Ceylon Cinnamon: The Only True Cinnamon

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Ceylon cinnamon is also known as true cinnamon. This distinguishes it from the other forms of cinnamon that were at one time regarded as inferior. It is cinnamon from what is now Sri Lanka was considered superior as far back as Ancient Roman times.

What we now call Ceylon cinnamon was used all throughout the ancient world. The Egyptians used it in their embalming process, for example.

According to Pliny, cinnamon had a higher value by weight in comparison to silver. He wrote of its importance in the first century.

Ceylon cinnamon was brought to Europe by Arab traders where it became a luxury ingredient for the wealthy. The use of this spice became a status symbol. The traders were able to keep the source of true cinnamon a secret all the way up to the 16th century, thus preserving their so monopoly on it.

Ceylon cinnamon can be used as a preservative, which is one of the reasons it was so important to the Europeans. It could be used to help keep meat from going bad.

In the early 16th century, the Portuguese discovered cinnamon in Sri Lanka and conquered the Kotto people there. Having enslaved those Sri Lankans, they took control of the cinnamon trade for the next century. That is until the Dutch made contact with neighboring kingdom and ousted the Portuguese. The Dutch would rule Ceylon and the cinnamon trade for the next 150 years.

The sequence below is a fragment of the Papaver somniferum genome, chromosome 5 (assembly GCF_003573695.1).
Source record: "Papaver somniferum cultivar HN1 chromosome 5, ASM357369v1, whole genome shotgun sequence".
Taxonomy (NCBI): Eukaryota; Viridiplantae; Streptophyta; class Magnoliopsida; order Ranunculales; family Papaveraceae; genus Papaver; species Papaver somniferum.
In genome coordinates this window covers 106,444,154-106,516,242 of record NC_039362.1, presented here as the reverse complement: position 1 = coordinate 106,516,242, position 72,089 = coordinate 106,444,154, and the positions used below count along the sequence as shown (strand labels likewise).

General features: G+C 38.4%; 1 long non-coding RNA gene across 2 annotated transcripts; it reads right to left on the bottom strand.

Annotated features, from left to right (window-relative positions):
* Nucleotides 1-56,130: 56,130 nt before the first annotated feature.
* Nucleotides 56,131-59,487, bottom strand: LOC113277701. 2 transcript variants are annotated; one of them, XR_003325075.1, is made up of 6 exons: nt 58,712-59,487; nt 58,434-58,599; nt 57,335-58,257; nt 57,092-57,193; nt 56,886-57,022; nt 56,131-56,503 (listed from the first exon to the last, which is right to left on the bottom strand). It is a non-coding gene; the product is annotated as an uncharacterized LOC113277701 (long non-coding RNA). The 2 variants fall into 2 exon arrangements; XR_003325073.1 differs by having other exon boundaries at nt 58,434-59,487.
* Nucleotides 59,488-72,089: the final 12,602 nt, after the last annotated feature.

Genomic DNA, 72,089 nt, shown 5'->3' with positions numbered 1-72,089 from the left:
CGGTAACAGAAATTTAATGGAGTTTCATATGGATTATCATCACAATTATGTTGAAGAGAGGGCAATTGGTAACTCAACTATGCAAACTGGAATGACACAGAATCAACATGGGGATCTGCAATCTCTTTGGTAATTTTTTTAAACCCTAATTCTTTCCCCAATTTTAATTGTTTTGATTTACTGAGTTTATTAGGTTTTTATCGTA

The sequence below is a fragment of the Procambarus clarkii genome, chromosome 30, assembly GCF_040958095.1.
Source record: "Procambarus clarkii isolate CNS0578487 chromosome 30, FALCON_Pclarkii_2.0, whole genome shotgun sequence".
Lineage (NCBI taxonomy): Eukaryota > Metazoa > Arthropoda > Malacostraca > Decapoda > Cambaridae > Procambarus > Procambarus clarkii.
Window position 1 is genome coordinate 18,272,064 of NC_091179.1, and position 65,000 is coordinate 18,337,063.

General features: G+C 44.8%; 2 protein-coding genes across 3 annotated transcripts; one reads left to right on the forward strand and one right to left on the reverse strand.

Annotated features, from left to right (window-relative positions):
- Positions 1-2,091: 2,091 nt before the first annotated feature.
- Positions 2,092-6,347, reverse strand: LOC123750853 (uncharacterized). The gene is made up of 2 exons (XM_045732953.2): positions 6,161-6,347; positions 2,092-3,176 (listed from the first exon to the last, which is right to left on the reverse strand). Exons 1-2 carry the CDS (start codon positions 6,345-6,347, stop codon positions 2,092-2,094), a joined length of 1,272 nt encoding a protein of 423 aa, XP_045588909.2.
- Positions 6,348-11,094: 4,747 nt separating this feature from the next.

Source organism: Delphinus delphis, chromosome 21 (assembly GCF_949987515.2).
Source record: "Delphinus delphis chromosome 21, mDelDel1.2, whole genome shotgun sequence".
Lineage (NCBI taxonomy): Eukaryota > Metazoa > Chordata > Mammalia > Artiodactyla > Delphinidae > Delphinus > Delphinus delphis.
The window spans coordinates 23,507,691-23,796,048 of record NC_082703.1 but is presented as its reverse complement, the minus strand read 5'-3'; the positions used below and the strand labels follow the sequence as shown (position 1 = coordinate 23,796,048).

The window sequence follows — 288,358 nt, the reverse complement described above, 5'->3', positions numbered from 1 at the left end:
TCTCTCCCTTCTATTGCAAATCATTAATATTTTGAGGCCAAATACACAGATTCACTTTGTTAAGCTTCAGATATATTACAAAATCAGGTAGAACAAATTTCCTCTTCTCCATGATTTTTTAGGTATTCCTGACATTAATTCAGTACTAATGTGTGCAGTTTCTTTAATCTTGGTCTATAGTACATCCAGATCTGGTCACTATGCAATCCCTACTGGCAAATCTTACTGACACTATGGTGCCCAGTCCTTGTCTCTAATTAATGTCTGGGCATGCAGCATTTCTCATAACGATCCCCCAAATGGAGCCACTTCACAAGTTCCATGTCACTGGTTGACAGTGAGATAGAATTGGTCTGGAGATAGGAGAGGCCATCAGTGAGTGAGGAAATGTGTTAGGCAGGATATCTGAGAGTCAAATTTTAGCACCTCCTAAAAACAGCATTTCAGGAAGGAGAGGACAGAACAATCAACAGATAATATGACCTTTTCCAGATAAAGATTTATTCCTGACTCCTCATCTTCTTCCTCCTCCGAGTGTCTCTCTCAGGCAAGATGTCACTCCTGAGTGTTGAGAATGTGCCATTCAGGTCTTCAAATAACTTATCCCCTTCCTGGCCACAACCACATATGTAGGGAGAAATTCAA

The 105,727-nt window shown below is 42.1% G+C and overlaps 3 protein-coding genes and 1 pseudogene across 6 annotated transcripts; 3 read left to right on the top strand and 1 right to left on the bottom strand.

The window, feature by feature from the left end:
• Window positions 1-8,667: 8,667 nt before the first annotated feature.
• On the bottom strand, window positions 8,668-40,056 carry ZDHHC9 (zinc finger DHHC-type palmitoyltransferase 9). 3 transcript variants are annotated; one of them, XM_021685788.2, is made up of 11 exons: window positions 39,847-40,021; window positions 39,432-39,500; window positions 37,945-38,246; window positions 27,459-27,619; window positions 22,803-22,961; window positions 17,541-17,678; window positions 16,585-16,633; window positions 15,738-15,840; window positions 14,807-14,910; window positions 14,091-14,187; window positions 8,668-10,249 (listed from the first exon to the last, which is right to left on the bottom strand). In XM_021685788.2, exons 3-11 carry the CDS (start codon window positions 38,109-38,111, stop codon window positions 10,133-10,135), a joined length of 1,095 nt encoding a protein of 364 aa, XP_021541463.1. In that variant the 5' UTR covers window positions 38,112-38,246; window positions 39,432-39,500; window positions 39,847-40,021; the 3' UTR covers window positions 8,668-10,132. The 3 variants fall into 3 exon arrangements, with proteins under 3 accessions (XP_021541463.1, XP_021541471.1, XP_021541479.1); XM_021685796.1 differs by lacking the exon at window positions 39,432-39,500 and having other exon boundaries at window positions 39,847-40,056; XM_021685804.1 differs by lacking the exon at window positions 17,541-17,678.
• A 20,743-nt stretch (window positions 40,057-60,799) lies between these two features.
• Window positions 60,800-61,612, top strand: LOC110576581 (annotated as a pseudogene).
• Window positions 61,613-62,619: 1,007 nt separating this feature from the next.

In 1757, Sri Lanka’s Dutch governor began the systematic cultivation of Ceylon cinnamon. He was the first to do so. The Dutch would lose control of Sri Lanka to the British in 1796 and would hold the monopoly on cinnamon until 1833; however, the importance of that monopoly would decline. The reason for the decline was twofold: other countries began cultivating Ceylon cinnamon and cassia cinnamon was growing in popularity as a Ceylon cinnamon alternative. Ceylon cinnamon is now cultivated in various parts of the world with tropical climates, including the West Indies and South America.

Ceylon cinnamon flavor profile

Ceylon cinnamon has a floral flavor note that is not as warm as that of cassia cinnamon. Its subtle flavor has subtle clove notes as well as hints of vanilla and citrus.

Health benefits of Ceylon cinnamon

Ceylon cinnamon’s health benefits are due to the various health-enhancing compounds it contains, which include:

  • Terpenoids: Terpenoids are phytochemicals present in Ceylon cinnamon and that have a host of health benefits. Terpenoids have long been used for medicinal benefits by practitioners of traditional medicine. The modern-day pharmaceutical industry uses some of them to make drugs. Ceylon cinnamon is a richer source of terpenoids when compared to cassia cinnamon.
  • Cinnamic acid: Like other cinnamon varieties, Ceylon cinnamon is a rich source of cinnamic acid, a powerful antioxidant.
  • Cinnamaldehyde: Cinnamaldehyde is the compound that provides Ceylon cinnamon’s flavor and aroma. It also has health benefits.

The health-enhancing compounds in Ceylon cinnamon help it to treat or prevent health conditions like:

  • Poor blood circulation: Cinnamaldehyde can help to improve blood flow, especially in the extremities.
  • High blood pressure: Cinnamic acid can help to relieve high blood pressure and prevent diseases that can result from it.
  • Alzheimer’s disease: Cinnamon’s effects on the metabolism can help the brain’s response to insulin. Research suggests a connection between that response and Alzheimer’s disease. As a result, cinnamon may be able to stop the progression of Alzheimer’s disease.

Common uses

Ceylon cinnamon is the preferred cinnamon in Central and South America as well as in South Asia. In India and Sri Lanka, it is used in garam masala and teas among many other dishes. South Americans use it in chocolate and moles.

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